Now when Ezra had prayed, and when he had confessed, weeping and casting himself down before the house of God…
Human life is a river which flows evenly along from day to day; but it is a river like the Zambesi or the Congo (Livingstone), not without its rapids and its falls. Usually it flows silently, but sometimes it dashes along with impetuosity and uproar. So is it with our Christian life, with our religious course. There are things exceptional as well as things ordinary and regular, for which room must be made by ourselves and allowance by other people. There may be, as here at this juncture in the life of Ezra and the returned Jews, a time of exceptional -
I. EXHIBITION OF FEELING. "When Ezra had prayed... weeping and casting himself down," etc. (ver. 1). Ezra "wept," i.e. made lamentation, audible and visible, in presence of all the people, and instead of standing or kneeling he cast himself down, and lay prostrate in the temple court, in order to impress on the multitude the strength of his feeling, and the critical character of the present emergency. And his example proved contagious, for all the people "wept very sore" (ver. 1), and there was a great and general outpouring of emotion. Ordinarily our feelings are wisely kept under control. In this country we are, indeed, apt to press this a few points too far, and let self-control pass into a chill or cold reserve. But self-control gives force and dignity to character, and almost anything is better than habitually giving way to tempestuous feeling. Men that are constantly violent in their expression of feeling are disregarded if not despised; they lose all influence over others; they expend themselves in trifles, and have nothing in reserve for large occasions. But there are times when feeling may be freely poured forth; when, as in Ezra's case, there is
(1) urgent reason for exciting others to feel as we do; or when, as in the case of the people, there is
(2) general fervour in which it would be unsympathising or unpatriotic not to share. It is a very noble sight when a whole people mourns with an honourable repentance, or arises in holy indignation, or braces itself up to a generous struggle, or rejoices with a pure and holy joy. Then let feeling swell to its highest tide; let it pour itself forth as "the mighty waves of the sea."
II. ATTESTATION. "Let us make a covenant with our God" (ver. 3). "Then arose Ezra, and made... all Israel to swear that they should do according to his word" (ver. 5). Usually, as our Lord tells us, it is far better to speak simply without strengthening our word by protestation or oath (Matthew 5:33-37); but there are times when we feel called on to add to the word of promise which we make either to God or to man, something which shall confirm and secure it. We may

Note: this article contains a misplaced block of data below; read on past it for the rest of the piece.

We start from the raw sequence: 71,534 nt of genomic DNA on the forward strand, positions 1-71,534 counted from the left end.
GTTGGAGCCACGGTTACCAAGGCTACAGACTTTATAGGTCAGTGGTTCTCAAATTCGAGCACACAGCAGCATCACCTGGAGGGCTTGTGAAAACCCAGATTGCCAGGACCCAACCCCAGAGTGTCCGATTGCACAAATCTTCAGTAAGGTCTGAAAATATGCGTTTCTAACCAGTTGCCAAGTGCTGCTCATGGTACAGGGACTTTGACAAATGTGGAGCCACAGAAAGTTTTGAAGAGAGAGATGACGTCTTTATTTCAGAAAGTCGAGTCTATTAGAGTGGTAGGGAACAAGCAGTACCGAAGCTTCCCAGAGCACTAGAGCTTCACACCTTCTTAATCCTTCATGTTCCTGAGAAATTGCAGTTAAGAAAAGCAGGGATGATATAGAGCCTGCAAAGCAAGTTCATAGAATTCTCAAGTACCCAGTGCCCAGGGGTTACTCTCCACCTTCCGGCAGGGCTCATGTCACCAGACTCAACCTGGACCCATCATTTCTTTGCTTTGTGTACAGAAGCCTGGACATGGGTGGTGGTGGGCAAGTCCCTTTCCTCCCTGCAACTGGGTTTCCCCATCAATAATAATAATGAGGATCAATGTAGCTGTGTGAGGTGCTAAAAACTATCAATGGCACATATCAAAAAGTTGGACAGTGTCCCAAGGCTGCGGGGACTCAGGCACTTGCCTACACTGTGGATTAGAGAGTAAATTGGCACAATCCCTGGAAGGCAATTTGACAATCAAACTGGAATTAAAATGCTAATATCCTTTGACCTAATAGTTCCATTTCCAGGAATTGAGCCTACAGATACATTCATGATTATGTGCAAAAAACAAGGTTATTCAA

(1) make a formal covenant with God, as Shechaniah recommended (ver. 3); we may take upon us his vows, alone or in company,
(a) to do some duty which is binding on us, but which we are strongly tempted to leave undone; or
(b) to render some service which we may lawfully leave alone, but which, in our better hours, we are inspired to undertake; or
(c) to leave untouched that which is either wrong in itself or dangerous or hurtful to ourselves or those we have in charge. Or we may
(2) enter into a solemn and sacred pledge with our fellows. Ezra felt that this was an occasion on which it was of the utmost consequence that everything should be done thoroughly; not only begun in zeal, but carried out and perfected; and for this purpose he made the chief priests, Levites, and all Israel bind themselves with a solemn oath to sustain him (ver. 5), and they did so. It is right and wise, on occasion, to require something more than a word of promise. We do well to demand a written engagement, or even a declaration made before God that what is promised shall be done.
III. SEVERITY. "When he came thither, he did eat no bread, nor drink water" (ver. 6). "Whosoever would not come all his substance should be forfeited (ver. 8). Ezra showed some little
(1) severity toward himself: he neither ate nor drank (ver. 6). He allowed the public concerns so to occupy his mind and affect his heart that he gave himself no time or felt in himself no inclination for the ordinary comforts and refreshments of life. We, too, on occasion, if not only sincere but zealous for the public good, shall deny ourselves that which we usually and rightly allow ourselves. There are demons (iniquities, sins, propensities) only to be cast out with that intensity of thought, and feeling, and action which implies "prayer and fasting" (Matthew 17:21). He also showed considerable
(2) severity toward others. With the concurrence of the leaders (princes), those who did not present themselves in three days were to suffer forfeiture of goods and excommunication (ver. 8) - a heavy penalty for recusancy. Severe crises justify strong measures. There are times when leniency is only another name for cruelty. An Achan must perish that Israel may be saved; the immoral member of Corinth must be cast out that the Church may be pure. We must "make a difference" according to requirement (Jude 1:22, 23). - C.
Parallel VersesKJV: Now when Ezra had prayed, and when he had confessed, weeping and casting himself down before the house of God, there assembled unto him out of Israel a very great congregation of men and women and children: for the people wept very sore.
WEB: Now while Ezra prayed and made confession, weeping and casting himself down before the house of God, there was gathered together to him out of Israel a very great assembly of men and women and children; for the people wept very bitterly.